Building Height & Colours

Building Height 

Information about how to comply with building height provisions under the Mornington Peninsula Planning Scheme.

How do I measure building height?

Building height can be determined by measuring the vertical distance between natural ground level to the roof or parapet at any point.

Service infrastructure including air conditioning units must be included in the height calculation, however structures such as receiving antennae, chimneys or flues are not included.


What is a storey?

A storey is the part of a building between floor levels.

If there is no floor above, it is the part between the floor level and ceiling. It may include an attic, basement, built over car parking area and mezzanine.


How do I measure wall height?

Wall height is the vertical distance between the top of the eaves at the wall line, parapet or flat roof (not including a chimney), whichever is the highest, and the natural ground level.

 wall height.jpg


How should I show building height ?

Plans should include:

  • A site plan with contours at intervals of one metre or less;
  • A cross section through the tallest part of the building. The line of the cross section (the transect) must be marked on the site plan;
  • A perspective for each face of the building.


    The plans must be to scale and have specified dimensions for:

  • Natural ground level;
  • Finished ground level;
  • Floor levels;
  • Maximum wall height;
  • Maximum height of the building;

Setbacks from site boundaries


Further Information & Diagrams

The Department of Environment, Land, Water and Planning has a publication on building heights which can be viewed for further information.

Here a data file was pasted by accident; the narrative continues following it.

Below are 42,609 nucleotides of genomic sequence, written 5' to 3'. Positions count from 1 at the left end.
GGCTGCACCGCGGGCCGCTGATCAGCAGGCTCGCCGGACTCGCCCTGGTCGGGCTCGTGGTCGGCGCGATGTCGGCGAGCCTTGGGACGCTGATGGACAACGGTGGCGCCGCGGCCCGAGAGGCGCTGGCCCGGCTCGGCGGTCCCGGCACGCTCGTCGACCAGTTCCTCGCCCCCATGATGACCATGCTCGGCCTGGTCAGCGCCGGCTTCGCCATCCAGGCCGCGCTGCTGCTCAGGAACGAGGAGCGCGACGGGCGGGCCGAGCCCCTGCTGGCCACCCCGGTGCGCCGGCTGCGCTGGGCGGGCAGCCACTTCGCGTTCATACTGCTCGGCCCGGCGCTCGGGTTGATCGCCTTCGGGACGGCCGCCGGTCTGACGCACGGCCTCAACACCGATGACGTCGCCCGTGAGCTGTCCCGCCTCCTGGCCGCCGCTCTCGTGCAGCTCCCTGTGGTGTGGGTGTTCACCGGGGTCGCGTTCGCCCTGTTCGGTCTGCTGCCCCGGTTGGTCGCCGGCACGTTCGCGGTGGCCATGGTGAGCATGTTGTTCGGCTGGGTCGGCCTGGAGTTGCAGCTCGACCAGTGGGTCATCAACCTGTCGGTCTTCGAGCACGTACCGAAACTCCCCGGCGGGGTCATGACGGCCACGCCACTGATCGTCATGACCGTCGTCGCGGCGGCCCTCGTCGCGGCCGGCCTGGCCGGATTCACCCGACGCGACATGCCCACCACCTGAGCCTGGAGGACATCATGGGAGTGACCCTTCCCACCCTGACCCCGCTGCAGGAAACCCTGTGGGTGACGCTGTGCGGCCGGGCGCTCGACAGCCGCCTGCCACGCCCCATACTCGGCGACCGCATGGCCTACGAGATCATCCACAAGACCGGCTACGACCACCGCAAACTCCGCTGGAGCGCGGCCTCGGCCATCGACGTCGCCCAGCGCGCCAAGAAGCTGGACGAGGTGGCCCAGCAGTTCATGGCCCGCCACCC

This publication includes diagrams on measuring building heights and storeys, including where the land is sloping

DELWP - Maximum building heights and number of storeys



Building Colours 

Why is the colour of a building important?

 Outstanding natural landforms, rural landscapes, seascapes and coastlines comprise some of the Peninsula’s key landscape strengths. The Mornington Peninsula Planning Scheme aims to protect these values by curtailing the development of visually disruptive or intrusive features into these important landscapes. Careful attention to the external colour and reflectivity of building materials is therefore required.

What colours are suitable ?

There are many colours and finishes that will blend with the landscape. The ones that will be approved for use in all cases* are listed below.

The following Colorbond** colours are suitable:

Basalt Jasper Pale Eucalypt
Cottage Green      Mangrove Terrain
Deep Ocean Manor Red         Wallaby
Gully Monument Windspray
Ironstone Night Sky Woodland Grey


Also, for an extensive list of Dulux** colour finishes, please visit

(When selecting a colour, the LRV value must be less than 40 for it to be an approved colour).

* This does not apply to land that is affected by a Heritage Overlay under the Mornington Peninsula Planning Scheme.

**Council does not endorse the use of any particular pre-painted product


Is planning approval required ?

Some colours or finishes require a planning permit under the Design and Development Overlay (DDO) provisions of the Planning Scheme and require that the external finish of all buildings must be of a low reflectivity (less than 40% reflectivity) to minimise glare and light reflection. Roofing materials are included, unless the roof pitch is 5 degrees or less and is not overlooked from any adjoining buildings, land or roadways. Solar panels are exempt from this requirement.

If your land is affected by a Heritage Overlay (HO) under the Mornington Peninsula Planning Scheme then a planning permit will usually be required. You can check this by viewing the schedule to the HO in the Planning Scheme and determining if external paint controls apply. If your land is affected by the HO you should seek advice from Council’s Heritage Planner regarding colours and finishes.


Am I likely to get approval for a different colour?

In some cases, the use of a different finish or colour may result in a better outcome. For example, it might achieve consistency with an existing streetscape or maintain the character of a heritage building. Under the DDO provisions you will not need planning approval for a reflective colour used in a minor dwelling extension, so long as the floor area of the additions does not increase by more than 25% the floor area of the existing dwelling, and the colour matches the existing dwelling.